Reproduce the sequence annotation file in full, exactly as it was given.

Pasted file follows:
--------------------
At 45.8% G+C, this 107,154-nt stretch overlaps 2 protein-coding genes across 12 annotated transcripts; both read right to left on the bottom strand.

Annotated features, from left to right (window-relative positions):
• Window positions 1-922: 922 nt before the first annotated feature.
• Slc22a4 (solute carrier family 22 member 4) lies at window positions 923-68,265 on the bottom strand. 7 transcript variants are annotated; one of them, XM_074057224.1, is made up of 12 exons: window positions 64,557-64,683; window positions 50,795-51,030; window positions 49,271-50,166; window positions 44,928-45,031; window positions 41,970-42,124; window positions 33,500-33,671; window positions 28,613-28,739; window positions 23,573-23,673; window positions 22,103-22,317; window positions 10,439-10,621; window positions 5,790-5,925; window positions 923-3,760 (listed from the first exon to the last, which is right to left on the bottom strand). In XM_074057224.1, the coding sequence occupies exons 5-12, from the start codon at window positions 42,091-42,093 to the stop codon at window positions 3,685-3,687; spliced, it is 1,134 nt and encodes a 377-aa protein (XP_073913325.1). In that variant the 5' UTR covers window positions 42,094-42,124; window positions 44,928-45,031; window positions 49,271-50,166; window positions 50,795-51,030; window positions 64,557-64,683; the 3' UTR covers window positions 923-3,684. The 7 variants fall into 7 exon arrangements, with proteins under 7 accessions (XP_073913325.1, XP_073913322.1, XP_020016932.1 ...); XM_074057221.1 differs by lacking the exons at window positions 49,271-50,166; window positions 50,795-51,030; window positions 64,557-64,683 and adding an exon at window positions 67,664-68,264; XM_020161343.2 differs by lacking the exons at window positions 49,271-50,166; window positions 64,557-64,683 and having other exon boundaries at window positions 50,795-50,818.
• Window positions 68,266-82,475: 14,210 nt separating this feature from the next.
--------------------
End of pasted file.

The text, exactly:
At 45.8% G+C, this 107,154-nt stretch overlaps 2 protein-coding genes across 12 annotated transcripts; both read right to left on the bottom strand.

Annotated features, from left to right (window-relative positions):
• Window positions 1-922: 922 nt before the first annotated feature.
• Slc22a4 (solute carrier family 22 member 4) lies at window positions 923-68,265 on the bottom strand. 7 transcript variants are annotated; one of them, XM_074057224.1, is made up of 12 exons: window positions 64,557-64,683; window positions 50,795-51,030; window positions 49,271-50,166; window positions 44,928-45,031; window positions 41,970-42,124; window positions 33,500-33,671; window positions 28,613-28,739; window positions 23,573-23,673; window positions 22,103-22,317; window positions 10,439-10,621; window positions 5,790-5,925; window positions 923-3,760 (listed from the first exon to the last, which is right to left on the bottom strand). In XM_074057224.1, the coding sequence occupies exons 5-12, from the start codon at window positions 42,091-42,093 to the stop codon at window positions 3,685-3,687; spliced, it is 1,134 nt and encodes a 377-aa protein (XP_073913325.1). In that variant the 5' UTR covers window positions 42,094-42,124; window positions 44,928-45,031; window positions 49,271-50,166; window positions 50,795-51,030; window positions 64,557-64,683; the 3' UTR covers window positions 923-3,684. The 7 variants fall into 7 exon arrangements, with proteins under 7 accessions (XP_073913325.1, XP_073913322.1, XP_020016932.1 ...); XM_074057221.1 differs by lacking the exons at window positions 49,271-50,166; window positions 50,795-51,030; window positions 64,557-64,683 and adding an exon at window positions 67,664-68,264; XM_020161343.2 differs by lacking the exons at window positions 49,271-50,166; window positions 64,557-64,683 and having other exon boundaries at window positions 50,795-50,818.
• Window positions 68,266-82,475: 14,210 nt separating this feature from the next.